Nearly everybody does some kind of logging in their application, but few do it in a well structured way. I'd like to point out some practices that I consider helpful in order to get the most out of your logging. This post will also work as a handout for my talk about logging at the herbstcampus conference. So here we go:

  1. Know your audience. If you look at the log files of many applications you quickly realize who the intended audience is: Developers. The log is full with technical detail, but not much of it makes sense to anybody else. The groups you probably should have on your list are: Developers on the search for bugs, performance issues, Administrators trying to install, start or shutdown your application and Support personal trying to detect and analyze problems or trying to verify that a problem did not occur. Once you realize there are different audiences you'll understand what kind of information is helpfull in the logs.
  2. Use a framework. The major options are: Log4j, SLF4J, JUL, Commons Logging or Logback. Each one has it's pros and cons, but they are all better then System.out.println. They allow you to configure at deploy or runtime, what gets logged where and in what format. If you don't want to do any research, and don't have special requirements, use SLF4J.
  3. Logging must be rock solid. If a logging causes problems. Throw it out. Don't do experiments like remote logging, if you can avoid it.
  4. Define rules, when to use which Log Level: I propose the following:
    • DEBUG: Not important, except if you are researching a very specific problem.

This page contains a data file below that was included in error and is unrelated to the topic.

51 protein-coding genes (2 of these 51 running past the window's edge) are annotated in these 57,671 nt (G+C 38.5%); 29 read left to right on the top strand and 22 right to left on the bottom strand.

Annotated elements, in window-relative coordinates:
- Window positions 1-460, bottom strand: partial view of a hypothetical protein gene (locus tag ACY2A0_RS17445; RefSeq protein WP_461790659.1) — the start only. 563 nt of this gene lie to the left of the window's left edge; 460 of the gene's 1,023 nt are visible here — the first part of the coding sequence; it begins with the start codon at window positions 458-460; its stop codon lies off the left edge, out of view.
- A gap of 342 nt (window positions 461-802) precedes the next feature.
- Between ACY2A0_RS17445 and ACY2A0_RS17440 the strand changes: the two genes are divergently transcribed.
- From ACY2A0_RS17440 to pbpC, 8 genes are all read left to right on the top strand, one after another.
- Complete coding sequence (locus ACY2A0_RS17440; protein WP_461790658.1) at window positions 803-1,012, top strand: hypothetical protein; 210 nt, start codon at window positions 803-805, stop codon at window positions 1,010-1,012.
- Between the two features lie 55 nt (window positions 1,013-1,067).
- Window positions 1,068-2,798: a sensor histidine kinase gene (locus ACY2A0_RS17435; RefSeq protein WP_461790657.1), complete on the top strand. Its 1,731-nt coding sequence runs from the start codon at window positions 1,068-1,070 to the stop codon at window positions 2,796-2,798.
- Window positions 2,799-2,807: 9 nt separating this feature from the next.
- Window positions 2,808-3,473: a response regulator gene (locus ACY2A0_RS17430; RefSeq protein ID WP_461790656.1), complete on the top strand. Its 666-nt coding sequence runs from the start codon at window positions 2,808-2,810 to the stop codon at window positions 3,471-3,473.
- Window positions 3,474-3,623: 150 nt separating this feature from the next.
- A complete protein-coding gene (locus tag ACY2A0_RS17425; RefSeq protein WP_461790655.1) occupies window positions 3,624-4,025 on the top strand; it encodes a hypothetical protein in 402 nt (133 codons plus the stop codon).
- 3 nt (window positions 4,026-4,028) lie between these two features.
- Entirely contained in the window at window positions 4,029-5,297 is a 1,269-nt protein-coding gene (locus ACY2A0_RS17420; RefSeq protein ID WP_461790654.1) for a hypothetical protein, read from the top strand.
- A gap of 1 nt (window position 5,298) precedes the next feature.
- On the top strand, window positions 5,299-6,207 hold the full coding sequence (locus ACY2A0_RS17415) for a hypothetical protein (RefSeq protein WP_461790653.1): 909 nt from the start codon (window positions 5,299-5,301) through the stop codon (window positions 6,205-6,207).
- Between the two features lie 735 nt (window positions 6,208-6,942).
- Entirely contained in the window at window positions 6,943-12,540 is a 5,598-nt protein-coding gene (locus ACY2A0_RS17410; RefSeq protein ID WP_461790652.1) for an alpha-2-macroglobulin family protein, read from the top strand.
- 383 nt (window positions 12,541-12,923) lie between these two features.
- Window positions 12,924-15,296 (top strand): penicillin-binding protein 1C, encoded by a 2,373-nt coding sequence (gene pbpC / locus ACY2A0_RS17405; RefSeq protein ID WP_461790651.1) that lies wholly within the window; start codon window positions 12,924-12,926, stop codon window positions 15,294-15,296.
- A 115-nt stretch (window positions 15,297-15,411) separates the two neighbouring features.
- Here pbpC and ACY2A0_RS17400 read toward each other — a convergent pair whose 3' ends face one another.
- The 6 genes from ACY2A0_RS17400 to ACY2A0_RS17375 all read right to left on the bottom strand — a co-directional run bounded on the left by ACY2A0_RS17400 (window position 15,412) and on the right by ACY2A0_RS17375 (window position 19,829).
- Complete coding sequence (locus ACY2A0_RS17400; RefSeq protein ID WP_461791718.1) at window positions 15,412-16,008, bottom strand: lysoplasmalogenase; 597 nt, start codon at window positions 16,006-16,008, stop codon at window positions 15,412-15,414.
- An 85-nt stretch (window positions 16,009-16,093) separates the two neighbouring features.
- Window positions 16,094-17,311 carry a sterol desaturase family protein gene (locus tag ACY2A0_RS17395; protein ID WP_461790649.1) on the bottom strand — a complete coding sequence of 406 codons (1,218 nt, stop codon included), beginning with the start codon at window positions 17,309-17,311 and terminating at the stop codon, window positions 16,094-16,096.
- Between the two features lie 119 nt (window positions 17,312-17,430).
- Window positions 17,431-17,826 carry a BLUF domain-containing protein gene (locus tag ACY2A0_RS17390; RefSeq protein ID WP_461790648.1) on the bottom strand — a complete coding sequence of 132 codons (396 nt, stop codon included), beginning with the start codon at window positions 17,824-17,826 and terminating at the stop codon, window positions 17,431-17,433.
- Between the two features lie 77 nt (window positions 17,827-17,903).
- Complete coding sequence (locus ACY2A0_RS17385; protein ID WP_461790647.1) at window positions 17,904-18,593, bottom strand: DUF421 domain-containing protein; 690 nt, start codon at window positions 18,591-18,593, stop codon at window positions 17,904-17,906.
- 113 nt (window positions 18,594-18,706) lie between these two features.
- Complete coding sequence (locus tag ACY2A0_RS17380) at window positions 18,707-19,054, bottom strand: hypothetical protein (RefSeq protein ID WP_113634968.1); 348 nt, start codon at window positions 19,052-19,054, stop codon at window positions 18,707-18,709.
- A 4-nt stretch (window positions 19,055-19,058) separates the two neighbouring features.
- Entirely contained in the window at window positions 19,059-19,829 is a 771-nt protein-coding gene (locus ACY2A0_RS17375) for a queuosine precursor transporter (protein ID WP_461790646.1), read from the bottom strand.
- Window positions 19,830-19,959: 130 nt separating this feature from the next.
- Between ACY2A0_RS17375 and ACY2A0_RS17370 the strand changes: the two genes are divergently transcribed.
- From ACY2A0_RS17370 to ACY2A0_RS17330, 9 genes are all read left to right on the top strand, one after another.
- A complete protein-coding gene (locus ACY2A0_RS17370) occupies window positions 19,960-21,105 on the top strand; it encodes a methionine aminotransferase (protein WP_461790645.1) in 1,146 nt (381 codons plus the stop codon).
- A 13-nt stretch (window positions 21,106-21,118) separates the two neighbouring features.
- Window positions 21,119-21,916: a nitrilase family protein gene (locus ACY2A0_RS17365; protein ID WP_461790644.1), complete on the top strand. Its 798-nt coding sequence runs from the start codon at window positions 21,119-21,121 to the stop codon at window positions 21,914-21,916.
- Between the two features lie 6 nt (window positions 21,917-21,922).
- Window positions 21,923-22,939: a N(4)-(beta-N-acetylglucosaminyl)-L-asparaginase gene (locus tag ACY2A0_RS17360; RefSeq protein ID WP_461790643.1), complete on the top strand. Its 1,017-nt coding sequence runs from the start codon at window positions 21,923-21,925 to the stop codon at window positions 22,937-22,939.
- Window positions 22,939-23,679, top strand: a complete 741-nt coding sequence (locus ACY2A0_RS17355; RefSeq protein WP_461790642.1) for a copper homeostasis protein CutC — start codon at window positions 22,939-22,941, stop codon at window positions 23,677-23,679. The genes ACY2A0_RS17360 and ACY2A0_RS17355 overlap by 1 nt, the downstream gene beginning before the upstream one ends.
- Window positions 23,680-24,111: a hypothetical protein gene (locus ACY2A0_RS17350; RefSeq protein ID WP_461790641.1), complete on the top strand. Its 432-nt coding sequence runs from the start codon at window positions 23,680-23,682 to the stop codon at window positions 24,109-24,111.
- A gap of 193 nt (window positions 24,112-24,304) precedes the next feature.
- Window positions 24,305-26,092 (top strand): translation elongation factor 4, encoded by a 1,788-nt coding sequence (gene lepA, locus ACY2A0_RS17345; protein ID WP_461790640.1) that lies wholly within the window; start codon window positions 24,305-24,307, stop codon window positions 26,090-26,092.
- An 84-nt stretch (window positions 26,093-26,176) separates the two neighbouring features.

• INFO: General information like startup, shutdown, version and configuration of an application. Information about important decisions in the code or changes in the configuration.
    • WARN: Things that are fishy, but don't represent a problem in themself, but might indicate a problem when appearing very often. E.g. a failed log in attempt is such a candidate. If it happens sometime it is not a problem, but if it happens a lot somebody might want to look into that.
    • ERROR: This should only be used when a problem occurs that somebody needs to look into. Typically but not necessarily relating to an exception in the code. Use this when only a limited part of the application is affected.
    • FATAL: If something goes completely wrong, rendering the application unable to recover this log level is appropriate, very likely accompanied by a shutdown of the application or the session.

    Of course your rules need some tayloring for your context, but absolutely need rules, and every developer must know and understand those.
  5. Log everything you log exactly once: When analyzing log files I often see log messages that always come in groups. This happens often when exceptions get caught, logged, and rethrown. Don't do that. Log at the place where you actually do handle the exception. This is the only way to log an exception exactly once and also being able to decide which log level to use.
  6. Include useful information and data: The information should typically include answers to the following questions
    • Why are you logging this, typically the root cause of an exception.
    • What is the affected use case? Did it happen during creation of an order or when importing product data from a remote site?
    • What effect has it on the use case that was executing? Does the user need to repeat the action, or did it succeed? Did the complete batch fail, or just a single step?
    • What instance of the use case was effected? For example an order id.